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Addicts swapped stolen items for drugs: Police

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staff, Gazette
May 22, 2013

— After breaking into a house for TVs, laptops or jewelry, some area burglars took their haul to a house on East Grand Avenue in Beloit, Janesville police Sgt. Jim Holford said.

They set the goods on a sorting table to be appraised by the people who ran the house, Holford said.

But the burglars wouldn't get cash for what they'd stolen from homes around Rock County, Holford said.

They got heroin or cocaine.

"It appears to be a straight drugs-for-property transaction," he said.

The underground market for stolen goods at the Beloit home had been operating for months before authorities searched it Saturday, Holford said.

Detective Kyle Austin estimated police found at least 20 TVs, 15 laptop computers and 10 video game systems in the house at 924 E. Grand Ave.

Holford said it was the largest operation he had seen—complete with an exchange rate for items to drugs—and an example of the many ways some addicts use stolen property to feed their addictions.

"This is exactly how illegal drugs drive property thefts and other crimes," Holford said. "You have drug users who have to fund their habits, (so) they go out and they victimize either residents or businesses … and then turn that into illegal drugs."

He called an estimate that police recovered $40,000 in merchandise from the home "very conservative."

From theft to drugs

Although operations as large and long-running as the one on East Grand Avenue are rare, Holford said there are a number of other ways addicts can make money from stolen property.

After boosting electronics, jewelry or metals such as copper, addicts might sell the stolen goods through pawn shops or scrap metal yards, Holford said.

Other times they go through private buyers, Holford said, who might be individuals or more sophisticated criminal enterprises.

Because buyers are purchasing items from people they know are desperate, those stolen laptops and flat-screens often are traded for a fraction of what they're worth, Holford said.

What the buyers do next depends on the goods.

They turn around and resell some, like those stolen TVs or even firearms, while jewelry and metals often are melted or sold for scrap, Holford said.

"Electronics and guns get resold, precious metals and such get turned into cash," he said.

Either way, the buyers make a lot more money from the items than the users were paid in drugs, Holford said.

Addicts need money to buy drugs so they steal and sell; the people they sell to then sell off again for a tidy profit. Thus turns the cycle of an underground economy driven at its base by the user's addiction.

"The addiction is so strong and these people become so desperate, these people are willing to do anything to feed that habit," Holford said. "They didn't start out thieves—it's the addiction that has driven them to this level of desperation."

Tailing a suspect

A burglary suspect might have unwittingly led police to the Beloit house at the center of this suspected operation, Austin said.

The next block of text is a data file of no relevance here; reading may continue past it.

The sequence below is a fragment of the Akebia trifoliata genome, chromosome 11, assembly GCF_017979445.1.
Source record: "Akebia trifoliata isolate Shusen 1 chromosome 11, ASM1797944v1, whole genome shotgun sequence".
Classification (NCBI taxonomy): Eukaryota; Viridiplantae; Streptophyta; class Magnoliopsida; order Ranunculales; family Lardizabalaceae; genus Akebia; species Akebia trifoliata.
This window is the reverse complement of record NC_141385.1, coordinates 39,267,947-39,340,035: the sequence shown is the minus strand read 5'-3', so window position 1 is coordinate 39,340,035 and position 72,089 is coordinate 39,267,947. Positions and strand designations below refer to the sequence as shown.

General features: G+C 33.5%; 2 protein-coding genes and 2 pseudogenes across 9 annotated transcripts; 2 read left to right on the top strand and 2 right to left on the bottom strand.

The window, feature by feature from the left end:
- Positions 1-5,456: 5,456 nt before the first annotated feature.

Misty L. Kvistad, 33, of Janesville, was arrested Friday night after stealing televisions, a gaming system and a laptop, among other items, from a town of Beloit home, according to a criminal complaint.

Janesville police had identified Kvistad as a suspect in a number of burglaries, and officers were following her when she visited the suspected drug house authorities later searched, Austin said.

Police also arrested Kenneth E. Harris II, 31, of Janesville Sunday on burglary charges, Holford said.

Authorities suspect Kvistad and Harris in more than 10 burglaries across Janesville, the city and town of Beloit and possibly other parts of Rock County, Holford said.

Kvistad has a number of prior drug and theft convictions, according to online records, and pleaded guilty to burglary in 2010.

She made an initial appearance Monday in Rock County Court, where she is charged with one count of felony burglary and one count of misdemeanor theft from the town of Beloit home.

It's likely Kvistad wasn't the only person selling stolen items at the Beloit house, Holford said.

"We suspect others were also, just by the sheer volume of property" officers recovered, he said.

No arrests at Beloit home

The home on East Grand Avenue was unoccupied when authorities searched it, and neither its owner nor its residents have been arrested, Beloit police Capt. Vince Sciame said.

Police had not yet contacted the residents as of Monday, Austin said.

The homeowner is listed in online property records as a man with a South Beloit, Ill., address.

Janesville detectives have spent much of this week trying to match items seized at the house to property reported missing in burglaries around the area, Austin said.

Asked what the house's residents were doing with the stolen items once they'd swapped them for drugs—how the underground economy went full circle—authorities said they were still investigating that.

"I'm sure there is a market for the equipment they were taking at the street level," Holford said.



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